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SWISS and Filipino fabrics were woven together during a fashion show at a party celebrating the 65th anniversary of Swiss-Filipino diplomatic relations on Nov. 29.
The roof deck of the Zuellig Building served as the runway for Pampinay, made by Filipina designers Pamela Gotangco and Christian Belaro. Both are artists residing in Europe; Ms. Gotangco lives and works in Switzerland, while Ms. Belaro is in London.
For the show, the designers put together lace from St. Gallen, deadstock fabric from Swiss factories, and combined them with their own designs, plus Filipino indigenous fabrics like binakol and inabel. Ms. Gotangco told BusinessWorld in an interview that they source their fabrics from Abra and Ilocos (as well as from actress Dina Bonnevie, who has herself started a business with indigenous fabrics), and then have the T’boli people of Mindanao do the beadwork. However, a bulk of their operations rely on a team of seamstresses from Taytay, Rizal the site of many garment factories near the capital.
“It’s my advocacy,” said Ms. Gotangco. “I’m Filipino. Even if I am a global Filipina, I take it as my responsibility to be able to help my countrymen.”
The business started in March 2021 with a single T-shirt with a slogan that she made craving for pinakbet (a native Filipino stew of vegetables in fish sauce). “If I’m going to do this, I will do it properly. It has to have some support to the lives of other women in the Philippines.”
Since the creation of the business, they have since built a foundation and cooperative called Bayanihan Spirit, in the form of a co-working space with sewing machines for women who don’t have their own. They have started with one machine, and at her count, they now have eight sewing machines in the space.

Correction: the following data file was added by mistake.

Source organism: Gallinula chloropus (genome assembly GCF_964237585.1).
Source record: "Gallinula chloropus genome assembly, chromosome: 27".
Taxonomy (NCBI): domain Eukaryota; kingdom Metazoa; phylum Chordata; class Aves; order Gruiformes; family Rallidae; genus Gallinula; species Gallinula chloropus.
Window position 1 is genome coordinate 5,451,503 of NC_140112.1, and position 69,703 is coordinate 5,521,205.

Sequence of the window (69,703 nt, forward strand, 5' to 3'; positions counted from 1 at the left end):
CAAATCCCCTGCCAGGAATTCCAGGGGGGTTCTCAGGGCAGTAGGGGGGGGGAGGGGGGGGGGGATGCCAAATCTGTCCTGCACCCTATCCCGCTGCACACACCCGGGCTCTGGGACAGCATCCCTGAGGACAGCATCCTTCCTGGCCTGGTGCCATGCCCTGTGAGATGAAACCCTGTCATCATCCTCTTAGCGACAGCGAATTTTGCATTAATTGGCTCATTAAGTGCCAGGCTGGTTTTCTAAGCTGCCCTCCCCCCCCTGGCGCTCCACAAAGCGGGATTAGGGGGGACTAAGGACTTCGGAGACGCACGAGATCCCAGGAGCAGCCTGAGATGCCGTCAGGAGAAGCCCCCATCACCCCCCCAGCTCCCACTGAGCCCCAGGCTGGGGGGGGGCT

They take a slow fashion approach to clothing, so many pieces are one-of-a-kind or produced in limited numbers. Asked for the importance of this approach, she said, “I don’t want to make clothing that would end up in the landfill after two, three, four years.
“There’s no Planet B,” she said.
Their usual fare includes pairing their designs (inspired by pop art and Filipino exclamations) with Filipino indigenous fabrics. The limited collection shown during the party with the Swiss Embassy is just a first step towards a similar approach. These included designs approaching the avant-garde, with jeans paired with paillettes made with binakol or inabel, or else camouflage fabrics in the shape of a terno paired with the Swiss lace.
The business is quite young, and the limited numbers they produce won’t exactly be seen on thousands — in fashion, success is usually measured by how many people want to wear your work. Ms. Gotangco measures success differently. “Success is not measured by metrics of money, power, or fame. It could also be measured by the impact that you created in other people’s lives,” she said.
“It doesn’t work as much as currency, or how much money you make out of it, but how people will remember you, or how you’ve helped them, and how others would learn from you.”
Visit pampinay.com for more items. — Joseph L. Garcia